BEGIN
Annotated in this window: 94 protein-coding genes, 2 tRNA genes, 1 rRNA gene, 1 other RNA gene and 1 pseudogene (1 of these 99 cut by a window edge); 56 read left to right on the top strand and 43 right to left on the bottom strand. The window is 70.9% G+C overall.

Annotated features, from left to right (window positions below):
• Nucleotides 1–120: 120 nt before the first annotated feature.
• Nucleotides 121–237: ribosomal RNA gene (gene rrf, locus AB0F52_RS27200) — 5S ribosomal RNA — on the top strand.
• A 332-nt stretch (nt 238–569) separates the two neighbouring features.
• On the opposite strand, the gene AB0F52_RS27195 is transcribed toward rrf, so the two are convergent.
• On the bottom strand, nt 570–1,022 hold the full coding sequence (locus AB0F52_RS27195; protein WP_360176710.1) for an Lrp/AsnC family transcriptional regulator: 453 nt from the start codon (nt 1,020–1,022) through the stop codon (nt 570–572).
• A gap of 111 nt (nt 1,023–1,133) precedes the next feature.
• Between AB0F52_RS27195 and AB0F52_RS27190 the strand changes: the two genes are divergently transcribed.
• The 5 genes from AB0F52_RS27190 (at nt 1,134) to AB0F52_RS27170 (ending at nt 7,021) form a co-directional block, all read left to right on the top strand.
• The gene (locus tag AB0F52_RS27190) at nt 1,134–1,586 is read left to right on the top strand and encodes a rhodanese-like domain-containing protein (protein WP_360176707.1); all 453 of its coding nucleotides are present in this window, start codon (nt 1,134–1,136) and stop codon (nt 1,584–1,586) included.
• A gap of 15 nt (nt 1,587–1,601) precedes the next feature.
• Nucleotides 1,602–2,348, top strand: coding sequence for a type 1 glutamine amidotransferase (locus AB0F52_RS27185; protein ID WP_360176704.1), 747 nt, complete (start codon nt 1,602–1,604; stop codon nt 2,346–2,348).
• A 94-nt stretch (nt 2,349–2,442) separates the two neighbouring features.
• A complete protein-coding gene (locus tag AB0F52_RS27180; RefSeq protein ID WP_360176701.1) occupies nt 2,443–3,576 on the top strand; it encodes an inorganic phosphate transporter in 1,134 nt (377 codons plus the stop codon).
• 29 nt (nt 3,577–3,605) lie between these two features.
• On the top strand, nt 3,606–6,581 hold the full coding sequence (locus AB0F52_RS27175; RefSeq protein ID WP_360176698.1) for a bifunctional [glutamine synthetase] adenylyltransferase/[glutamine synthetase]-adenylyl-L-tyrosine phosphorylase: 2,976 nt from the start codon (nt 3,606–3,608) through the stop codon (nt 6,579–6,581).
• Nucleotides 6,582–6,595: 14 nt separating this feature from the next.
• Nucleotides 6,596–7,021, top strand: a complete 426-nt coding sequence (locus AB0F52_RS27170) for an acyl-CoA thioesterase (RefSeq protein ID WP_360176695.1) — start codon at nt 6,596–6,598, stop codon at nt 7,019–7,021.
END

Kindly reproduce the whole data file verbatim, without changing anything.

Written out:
Annotated in this window: 94 protein-coding genes, 2 tRNA genes, 1 rRNA gene, 1 other RNA gene and 1 pseudogene (1 of these 99 cut by a window edge); 56 read left to right on the top strand and 43 right to left on the bottom strand. The window is 70.9% G+C overall.

Annotated features, from left to right (window positions below):
• Nucleotides 1–120: 120 nt before the first annotated feature.
• Nucleotides 121–237: ribosomal RNA gene (gene rrf, locus AB0F52_RS27200) — 5S ribosomal RNA — on the top strand.
• A 332-nt stretch (nt 238–569) separates the two neighbouring features.
• On the opposite strand, the gene AB0F52_RS27195 is transcribed toward rrf, so the two are convergent.
• On the bottom strand, nt 570–1,022 hold the full coding sequence (locus AB0F52_RS27195; protein WP_360176710.1) for an Lrp/AsnC family transcriptional regulator: 453 nt from the start codon (nt 1,020–1,022) through the stop codon (nt 570–572).
• A gap of 111 nt (nt 1,023–1,133) precedes the next feature.
• Between AB0F52_RS27195 and AB0F52_RS27190 the strand changes: the two genes are divergently transcribed.
• The 5 genes from AB0F52_RS27190 (at nt 1,134) to AB0F52_RS27170 (ending at nt 7,021) form a co-directional block, all read left to right on the top strand.
• The gene (locus tag AB0F52_RS27190) at nt 1,134–1,586 is read left to right on the top strand and encodes a rhodanese-like domain-containing protein (protein WP_360176707.1); all 453 of its coding nucleotides are present in this window, start codon (nt 1,134–1,136) and stop codon (nt 1,584–1,586) included.
• A gap of 15 nt (nt 1,587–1,601) precedes the next feature.
• Nucleotides 1,602–2,348, top strand: coding sequence for a type 1 glutamine amidotransferase (locus AB0F52_RS27185; protein ID WP_360176704.1), 747 nt, complete (start codon nt 1,602–1,604; stop codon nt 2,346–2,348).
• A 94-nt stretch (nt 2,349–2,442) separates the two neighbouring features.
• A complete protein-coding gene (locus tag AB0F52_RS27180; RefSeq protein ID WP_360176701.1) occupies nt 2,443–3,576 on the top strand; it encodes an inorganic phosphate transporter in 1,134 nt (377 codons plus the stop codon).
• 29 nt (nt 3,577–3,605) lie between these two features.
• On the top strand, nt 3,606–6,581 hold the full coding sequence (locus AB0F52_RS27175; RefSeq protein ID WP_360176698.1) for a bifunctional [glutamine synthetase] adenylyltransferase/[glutamine synthetase]-adenylyl-L-tyrosine phosphorylase: 2,976 nt from the start codon (nt 3,606–3,608) through the stop codon (nt 6,579–6,581).
• Nucleotides 6,582–6,595: 14 nt separating this feature from the next.
• Nucleotides 6,596–7,021, top strand: a complete 426-nt coding sequence (locus AB0F52_RS27170) for an acyl-CoA thioesterase (RefSeq protein ID WP_360176695.1) — start codon at nt 6,596–6,598, stop codon at nt 7,019–7,021.